Blog / The Man Saving Mangroves in Nigeria

In an interview with Jerry Chidi, a documentary photographer, Chidi talks about mangroves and all of the ways people are destroying mangroves. Additionally, Chidi talks about his most recent ShareYourself project called: Plant a Mangrove and how he used a ShareYourself grant to accomplish the project.

Posted by Mitchell O'Neill on April 02, 2021

In 2011 A photographer named Jerry Chidi visited a fishing community in Nigeria. Years later in 2016 Chidi returned to the same spot and was shocked with his findings “I left for some years and returned in 2016 and the village's fishing port was no longer there, all of the mangroves were not there, they were dead with no leaves. I was amazed, I sat there for hours just looking at them. I picked up my pen and I started to write”.

Chidi went on to write his own book Man and Mangroves. Through this project Chidi exposed himself to the impacts of man’s unsustainable actions on the mangrove ecosystems.  In the book he visits many mangroves in different communities across Nigeria and he returns years later to document the damage to the mangrove ecosystem. He uses the images to compare the before and after to reveal the true extent to which people are harming the environment and how quickly it is happening.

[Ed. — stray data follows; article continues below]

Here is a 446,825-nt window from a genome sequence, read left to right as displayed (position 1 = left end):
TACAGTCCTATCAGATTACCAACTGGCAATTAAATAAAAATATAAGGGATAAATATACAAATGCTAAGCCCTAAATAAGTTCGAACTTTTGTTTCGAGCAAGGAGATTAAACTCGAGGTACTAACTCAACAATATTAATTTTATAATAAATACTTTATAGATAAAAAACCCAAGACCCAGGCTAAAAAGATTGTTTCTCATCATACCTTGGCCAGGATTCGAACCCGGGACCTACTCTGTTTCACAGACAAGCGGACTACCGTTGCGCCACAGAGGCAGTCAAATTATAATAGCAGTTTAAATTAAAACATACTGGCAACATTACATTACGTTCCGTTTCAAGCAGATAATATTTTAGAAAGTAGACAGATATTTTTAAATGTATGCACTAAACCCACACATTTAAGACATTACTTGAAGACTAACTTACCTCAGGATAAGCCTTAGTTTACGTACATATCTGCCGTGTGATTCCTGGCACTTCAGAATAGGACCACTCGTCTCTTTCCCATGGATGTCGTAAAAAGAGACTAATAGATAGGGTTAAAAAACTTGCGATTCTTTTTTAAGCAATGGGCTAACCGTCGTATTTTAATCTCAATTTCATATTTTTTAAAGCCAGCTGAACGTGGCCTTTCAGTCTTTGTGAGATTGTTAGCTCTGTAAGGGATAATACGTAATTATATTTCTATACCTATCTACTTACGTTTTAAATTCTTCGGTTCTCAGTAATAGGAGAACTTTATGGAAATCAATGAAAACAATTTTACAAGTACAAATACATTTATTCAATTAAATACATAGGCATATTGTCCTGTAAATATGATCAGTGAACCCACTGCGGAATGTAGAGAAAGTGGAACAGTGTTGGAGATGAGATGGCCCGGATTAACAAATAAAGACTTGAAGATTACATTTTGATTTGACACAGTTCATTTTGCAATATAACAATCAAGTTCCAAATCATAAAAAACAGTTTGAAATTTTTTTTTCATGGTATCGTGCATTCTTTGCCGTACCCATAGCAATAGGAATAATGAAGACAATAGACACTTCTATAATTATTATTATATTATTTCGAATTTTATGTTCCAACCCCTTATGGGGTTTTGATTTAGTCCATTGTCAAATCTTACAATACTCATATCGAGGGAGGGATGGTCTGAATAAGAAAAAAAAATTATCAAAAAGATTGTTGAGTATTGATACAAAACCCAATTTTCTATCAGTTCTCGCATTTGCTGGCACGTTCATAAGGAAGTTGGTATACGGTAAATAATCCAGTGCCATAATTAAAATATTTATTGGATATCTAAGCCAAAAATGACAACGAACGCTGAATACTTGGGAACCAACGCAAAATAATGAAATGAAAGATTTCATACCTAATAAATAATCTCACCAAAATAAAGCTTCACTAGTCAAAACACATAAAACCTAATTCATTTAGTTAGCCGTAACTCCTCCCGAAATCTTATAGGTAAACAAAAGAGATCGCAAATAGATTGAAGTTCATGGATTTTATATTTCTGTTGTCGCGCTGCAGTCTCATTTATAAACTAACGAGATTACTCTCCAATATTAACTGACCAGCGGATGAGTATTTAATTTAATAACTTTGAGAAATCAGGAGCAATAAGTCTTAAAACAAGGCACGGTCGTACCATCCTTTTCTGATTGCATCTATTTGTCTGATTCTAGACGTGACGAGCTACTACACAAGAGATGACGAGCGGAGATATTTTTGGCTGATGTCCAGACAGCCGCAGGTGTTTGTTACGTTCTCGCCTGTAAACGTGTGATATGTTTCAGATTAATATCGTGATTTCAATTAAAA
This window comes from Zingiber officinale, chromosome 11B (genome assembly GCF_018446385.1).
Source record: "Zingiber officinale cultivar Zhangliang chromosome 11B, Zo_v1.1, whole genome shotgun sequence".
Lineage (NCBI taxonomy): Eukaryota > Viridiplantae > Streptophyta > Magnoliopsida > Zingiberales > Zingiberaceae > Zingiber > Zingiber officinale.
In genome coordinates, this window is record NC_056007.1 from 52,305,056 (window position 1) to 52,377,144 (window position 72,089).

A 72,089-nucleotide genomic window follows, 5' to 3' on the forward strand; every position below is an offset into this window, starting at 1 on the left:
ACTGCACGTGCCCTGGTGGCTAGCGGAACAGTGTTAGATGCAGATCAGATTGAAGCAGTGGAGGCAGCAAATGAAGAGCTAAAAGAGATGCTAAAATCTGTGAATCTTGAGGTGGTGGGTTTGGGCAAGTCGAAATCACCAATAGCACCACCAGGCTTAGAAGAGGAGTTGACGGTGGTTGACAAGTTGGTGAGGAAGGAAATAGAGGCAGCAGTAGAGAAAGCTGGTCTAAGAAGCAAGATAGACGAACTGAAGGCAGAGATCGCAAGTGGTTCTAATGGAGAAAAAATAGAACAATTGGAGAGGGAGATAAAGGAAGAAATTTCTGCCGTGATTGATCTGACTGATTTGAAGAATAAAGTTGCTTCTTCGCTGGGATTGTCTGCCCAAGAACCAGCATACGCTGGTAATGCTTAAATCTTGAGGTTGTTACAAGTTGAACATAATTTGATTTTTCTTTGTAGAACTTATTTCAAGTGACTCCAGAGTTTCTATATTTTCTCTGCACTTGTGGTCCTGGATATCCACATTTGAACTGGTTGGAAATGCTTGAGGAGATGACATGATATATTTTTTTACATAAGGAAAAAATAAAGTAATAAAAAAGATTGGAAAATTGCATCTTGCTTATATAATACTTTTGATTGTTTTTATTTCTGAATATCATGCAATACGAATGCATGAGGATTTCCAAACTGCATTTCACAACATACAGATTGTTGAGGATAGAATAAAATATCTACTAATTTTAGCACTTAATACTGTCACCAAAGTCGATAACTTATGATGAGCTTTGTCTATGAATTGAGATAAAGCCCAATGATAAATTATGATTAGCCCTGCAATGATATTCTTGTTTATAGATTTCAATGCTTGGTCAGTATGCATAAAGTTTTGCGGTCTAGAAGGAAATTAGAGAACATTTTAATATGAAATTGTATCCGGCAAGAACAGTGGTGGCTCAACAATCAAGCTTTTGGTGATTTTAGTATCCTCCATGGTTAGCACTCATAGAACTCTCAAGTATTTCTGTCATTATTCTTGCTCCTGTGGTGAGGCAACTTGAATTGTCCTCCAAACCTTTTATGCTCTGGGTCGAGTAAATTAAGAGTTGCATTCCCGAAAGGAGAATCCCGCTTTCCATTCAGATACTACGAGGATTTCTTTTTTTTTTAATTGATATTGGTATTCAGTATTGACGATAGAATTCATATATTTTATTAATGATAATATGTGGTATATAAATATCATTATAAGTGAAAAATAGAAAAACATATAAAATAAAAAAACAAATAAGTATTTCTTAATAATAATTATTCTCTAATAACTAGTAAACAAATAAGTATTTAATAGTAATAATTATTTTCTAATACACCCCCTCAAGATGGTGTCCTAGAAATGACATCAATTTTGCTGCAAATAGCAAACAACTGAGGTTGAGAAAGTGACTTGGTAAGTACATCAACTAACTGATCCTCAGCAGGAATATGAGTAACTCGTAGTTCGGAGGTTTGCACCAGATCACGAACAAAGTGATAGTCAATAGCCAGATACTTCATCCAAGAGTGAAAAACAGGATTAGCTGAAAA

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“It became apparent to me that beyond creating a narrative about Man’s footprints on the environment and engaging in advocacy, I must also take practical steps to demonstrate that our relationship with the Mangrove environment should not just be that of exploitation but also that of restoration”.

This led Chidi to create his ShareYourself project Plant a Mangrove where Chidi along with volunteers collect and or purchase mangrove seedlings and plant them in various locations in need. Additionally through the Plant a Mangrove project, Chidi meets with community leaders and sensitizes them on the harmful and unsustainable practices that could adversely affect the mangroves, Chidi says that using the photographs from his book Man and Mangroves he is able to help get community leaders to recognize the issue at hand and to help save mangroves.

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“Mangroves are under siege from oil pollution